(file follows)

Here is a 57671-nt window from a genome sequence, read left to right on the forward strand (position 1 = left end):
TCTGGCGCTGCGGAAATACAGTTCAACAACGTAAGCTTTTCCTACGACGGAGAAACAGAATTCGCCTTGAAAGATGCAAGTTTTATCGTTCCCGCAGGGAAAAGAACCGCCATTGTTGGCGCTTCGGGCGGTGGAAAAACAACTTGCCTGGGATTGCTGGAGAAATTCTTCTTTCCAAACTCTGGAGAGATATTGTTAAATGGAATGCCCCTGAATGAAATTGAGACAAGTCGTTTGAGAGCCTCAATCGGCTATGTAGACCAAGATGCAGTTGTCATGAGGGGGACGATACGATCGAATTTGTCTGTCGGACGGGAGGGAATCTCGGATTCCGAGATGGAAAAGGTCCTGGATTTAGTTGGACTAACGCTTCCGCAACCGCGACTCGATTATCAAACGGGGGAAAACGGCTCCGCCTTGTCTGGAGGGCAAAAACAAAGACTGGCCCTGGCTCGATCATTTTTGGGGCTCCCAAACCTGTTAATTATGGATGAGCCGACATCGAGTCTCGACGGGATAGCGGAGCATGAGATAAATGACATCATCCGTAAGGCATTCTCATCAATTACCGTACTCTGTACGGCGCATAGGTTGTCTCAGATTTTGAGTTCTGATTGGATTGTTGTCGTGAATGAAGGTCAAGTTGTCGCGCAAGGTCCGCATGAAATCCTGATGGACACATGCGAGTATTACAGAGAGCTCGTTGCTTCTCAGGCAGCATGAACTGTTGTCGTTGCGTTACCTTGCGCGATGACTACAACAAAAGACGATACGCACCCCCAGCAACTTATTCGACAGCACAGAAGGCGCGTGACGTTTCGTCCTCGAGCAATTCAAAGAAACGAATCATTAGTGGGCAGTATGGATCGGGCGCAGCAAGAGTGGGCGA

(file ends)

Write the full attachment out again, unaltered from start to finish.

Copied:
Here is a 57671-nt window from a genome sequence, read left to right on the forward strand (position 1 = left end):
TCTGGCGCTGCGGAAATACAGTTCAACAACGTAAGCTTTTCCTACGACGGAGAAACAGAATTCGCCTTGAAAGATGCAAGTTTTATCGTTCCCGCAGGGAAAAGAACCGCCATTGTTGGCGCTTCGGGCGGTGGAAAAACAACTTGCCTGGGATTGCTGGAGAAATTCTTCTTTCCAAACTCTGGAGAGATATTGTTAAATGGAATGCCCCTGAATGAAATTGAGACAAGTCGTTTGAGAGCCTCAATCGGCTATGTAGACCAAGATGCAGTTGTCATGAGGGGGACGATACGATCGAATTTGTCTGTCGGACGGGAGGGAATCTCGGATTCCGAGATGGAAAAGGTCCTGGATTTAGTTGGACTAACGCTTCCGCAACCGCGACTCGATTATCAAACGGGGGAAAACGGCTCCGCCTTGTCTGGAGGGCAAAAACAAAGACTGGCCCTGGCTCGATCATTTTTGGGGCTCCCAAACCTGTTAATTATGGATGAGCCGACATCGAGTCTCGACGGGATAGCGGAGCATGAGATAAATGACATCATCCGTAAGGCATTCTCATCAATTACCGTACTCTGTACGGCGCATAGGTTGTCTCAGATTTTGAGTTCTGATTGGATTGTTGTCGTGAATGAAGGTCAAGTTGTCGCGCAAGGTCCGCATGAAATCCTGATGGACACATGCGAGTATTACAGAGAGCTCGTTGCTTCTCAGGCAGCATGAACTGTTGTCGTTGCGTTACCTTGCGCGATGACTACAACAAAAGACGATACGCACCCCCAGCAACTTATTCGACAGCACAGAAGGCGCGTGACGTTTCGTCCTCGAGCAATTCAAAGAAACGAATCATTAGTGGGCAGTATGGATCGGGCGCAGCAAGAGTGGGCGA